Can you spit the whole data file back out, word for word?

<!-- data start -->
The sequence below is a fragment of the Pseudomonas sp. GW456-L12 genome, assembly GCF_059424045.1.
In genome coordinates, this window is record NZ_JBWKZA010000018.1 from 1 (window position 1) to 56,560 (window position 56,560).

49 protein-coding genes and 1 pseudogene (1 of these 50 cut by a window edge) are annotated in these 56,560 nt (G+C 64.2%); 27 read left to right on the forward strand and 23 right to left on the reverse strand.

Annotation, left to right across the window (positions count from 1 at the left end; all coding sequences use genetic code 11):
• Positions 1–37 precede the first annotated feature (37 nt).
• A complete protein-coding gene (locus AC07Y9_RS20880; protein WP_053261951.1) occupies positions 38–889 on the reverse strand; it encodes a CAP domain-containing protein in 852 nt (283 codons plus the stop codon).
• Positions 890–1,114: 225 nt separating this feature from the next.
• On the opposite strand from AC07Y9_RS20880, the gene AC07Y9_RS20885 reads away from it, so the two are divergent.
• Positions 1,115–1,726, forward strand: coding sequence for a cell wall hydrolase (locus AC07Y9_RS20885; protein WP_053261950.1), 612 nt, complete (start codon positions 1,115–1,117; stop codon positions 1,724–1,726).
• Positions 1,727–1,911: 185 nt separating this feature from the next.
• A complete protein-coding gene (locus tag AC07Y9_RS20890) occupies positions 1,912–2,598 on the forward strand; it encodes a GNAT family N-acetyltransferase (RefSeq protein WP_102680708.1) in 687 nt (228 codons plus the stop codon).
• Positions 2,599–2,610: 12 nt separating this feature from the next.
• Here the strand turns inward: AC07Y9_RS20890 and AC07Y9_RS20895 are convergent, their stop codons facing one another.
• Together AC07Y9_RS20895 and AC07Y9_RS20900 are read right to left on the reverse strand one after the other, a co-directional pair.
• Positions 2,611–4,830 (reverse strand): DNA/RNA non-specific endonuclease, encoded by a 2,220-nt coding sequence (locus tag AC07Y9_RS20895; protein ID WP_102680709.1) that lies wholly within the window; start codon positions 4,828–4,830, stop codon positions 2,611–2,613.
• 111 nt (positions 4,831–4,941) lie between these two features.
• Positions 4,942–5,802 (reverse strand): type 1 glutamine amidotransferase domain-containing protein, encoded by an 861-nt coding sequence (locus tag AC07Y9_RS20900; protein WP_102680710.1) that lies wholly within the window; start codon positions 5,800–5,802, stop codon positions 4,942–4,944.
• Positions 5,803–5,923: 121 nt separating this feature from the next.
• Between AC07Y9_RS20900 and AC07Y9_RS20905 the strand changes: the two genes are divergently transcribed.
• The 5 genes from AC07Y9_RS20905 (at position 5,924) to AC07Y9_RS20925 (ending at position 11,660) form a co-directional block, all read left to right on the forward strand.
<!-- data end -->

The sequence below is a fragment of the Pseudomonas sp. GW456-L12 genome, assembly GCF_059424045.1.
In genome coordinates, this window is record NZ_JBWKZA010000018.1 from 1 (window position 1) to 56,560 (window position 56,560).

49 protein-coding genes and 1 pseudogene (1 of these 50 cut by a window edge) are annotated in these 56,560 nt (G+C 64.2%); 27 read left to right on the forward strand and 23 right to left on the reverse strand.

Annotation, left to right across the window (positions count from 1 at the left end; all coding sequences use genetic code 11):
• Positions 1–37 precede the first annotated feature (37 nt).
• A complete protein-coding gene (locus AC07Y9_RS20880; protein WP_053261951.1) occupies positions 38–889 on the reverse strand; it encodes a CAP domain-containing protein in 852 nt (283 codons plus the stop codon).
• Positions 890–1,114: 225 nt separating this feature from the next.
• On the opposite strand from AC07Y9_RS20880, the gene AC07Y9_RS20885 reads away from it, so the two are divergent.
• Positions 1,115–1,726, forward strand: coding sequence for a cell wall hydrolase (locus AC07Y9_RS20885; protein WP_053261950.1), 612 nt, complete (start codon positions 1,115–1,117; stop codon positions 1,724–1,726).
• Positions 1,727–1,911: 185 nt separating this feature from the next.
• A complete protein-coding gene (locus tag AC07Y9_RS20890) occupies positions 1,912–2,598 on the forward strand; it encodes a GNAT family N-acetyltransferase (RefSeq protein WP_102680708.1) in 687 nt (228 codons plus the stop codon).
• Positions 2,599–2,610: 12 nt separating this feature from the next.
• Here the strand turns inward: AC07Y9_RS20890 and AC07Y9_RS20895 are convergent, their stop codons facing one another.
• Together AC07Y9_RS20895 and AC07Y9_RS20900 are read right to left on the reverse strand one after the other, a co-directional pair.
• Positions 2,611–4,830 (reverse strand): DNA/RNA non-specific endonuclease, encoded by a 2,220-nt coding sequence (locus tag AC07Y9_RS20895; protein ID WP_102680709.1) that lies wholly within the window; start codon positions 4,828–4,830, stop codon positions 2,611–2,613.
• 111 nt (positions 4,831–4,941) lie between these two features.
• Positions 4,942–5,802 (reverse strand): type 1 glutamine amidotransferase domain-containing protein, encoded by an 861-nt coding sequence (locus tag AC07Y9_RS20900; protein WP_102680710.1) that lies wholly within the window; start codon positions 5,800–5,802, stop codon positions 4,942–4,944.
• Positions 5,803–5,923: 121 nt separating this feature from the next.
• Between AC07Y9_RS20900 and AC07Y9_RS20905 the strand changes: the two genes are divergently transcribed.
• The 5 genes from AC07Y9_RS20905 (at position 5,924) to AC07Y9_RS20925 (ending at position 11,660) form a co-directional block, all read left to right on the forward strand.